Leaders of the Diocese of New Westminster will have to study this week’s resolutions of the General Synod of the Anglican Church of Canada, and determine what the implications are for the diocese, Bishop Michael Ingham said Monday (June 25).

On Sunday the General Synod, which includes all the Canadian Church’s bishops and about 250 clergy and lay delegates from 30 dioceses, failed to agree with a resolution that would have had the General Synod “affirm” the authority and jurisdiction of diocesan synods and bishops to authorize the blessing of committed same sex unions.

The vote was extremely close, with the clergy and laity approving the motion, but the Church’s 40 bishops turning it down by 2 votes - 21 to 19.

However earlier in the Synod, a motion passed which resolved that the blessing of same-sex unions is “not in conflict with the core doctrine (in the sense of being creedal) of the Anglican Church of Canada.”

Some theologians and Canon lawyers at the Synod suggested that the effect of the two resolutions would not mean the diocese’s current practice has to stop.

In eight parishes, gay and lesbian couples in long term, committed relationships may be blessed if both the priest involved and the parish where the blessing takes place agree to the practice.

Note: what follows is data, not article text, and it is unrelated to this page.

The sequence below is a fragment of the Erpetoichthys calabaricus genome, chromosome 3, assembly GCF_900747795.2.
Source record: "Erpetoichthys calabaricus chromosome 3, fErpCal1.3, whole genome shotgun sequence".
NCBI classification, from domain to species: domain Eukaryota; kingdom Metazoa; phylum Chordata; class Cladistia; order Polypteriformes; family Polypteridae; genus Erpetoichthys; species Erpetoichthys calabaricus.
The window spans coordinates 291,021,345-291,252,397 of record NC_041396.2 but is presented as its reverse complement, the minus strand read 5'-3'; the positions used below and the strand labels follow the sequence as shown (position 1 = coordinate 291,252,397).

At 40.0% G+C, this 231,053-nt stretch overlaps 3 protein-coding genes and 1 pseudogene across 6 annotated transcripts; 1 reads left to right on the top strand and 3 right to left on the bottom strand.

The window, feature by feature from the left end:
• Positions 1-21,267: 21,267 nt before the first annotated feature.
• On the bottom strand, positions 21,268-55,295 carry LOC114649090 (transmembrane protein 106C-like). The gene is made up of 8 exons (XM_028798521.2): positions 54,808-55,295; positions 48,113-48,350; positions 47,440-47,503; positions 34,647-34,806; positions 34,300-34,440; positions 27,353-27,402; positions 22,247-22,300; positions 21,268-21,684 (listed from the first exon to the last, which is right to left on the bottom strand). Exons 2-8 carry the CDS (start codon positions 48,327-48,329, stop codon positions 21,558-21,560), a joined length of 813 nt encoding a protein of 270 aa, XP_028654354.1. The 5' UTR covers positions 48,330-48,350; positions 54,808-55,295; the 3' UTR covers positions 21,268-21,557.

Newly-elected Primate Fred Hiltz was quoted in the local paper, the Winnipeg Free Press, as saying that he expected the parishes previously granted the right to bless same sex unions in New Westminster will continue to do so, though other dioceses won’t be allowed to start.

More conservative Anglicans held a contrary opinion.

Bishop Ingham made a point of saying that whatever the case, the diocese’s strong support for gay and lesbian Anglicans will continue, and the attempt to make them as all others in the diocese feel safe and respected.

On Monday, a call for more study as to whether the blessings of same sex unions is a “faithful, Spirit-led development” was proposed by the Rev. John Oakes of Holy Trinity, Vancouver and accepted.

Studies will be carried out by the Primate’s Theological Commission and by the Church’s Faith Worship, and Ministry Committee.

Bishop Ingham argued against more study, saying “piles of books” had been written about the issue.

“We don’t need more study,” he said. “What we need is more will.”

However a majority of both bishops, and clergy and laity voting together, felt that more study, including consultations across the country, can encourage people to discuss the issue in their dioceses and parishes.
This story was corrected on July 9.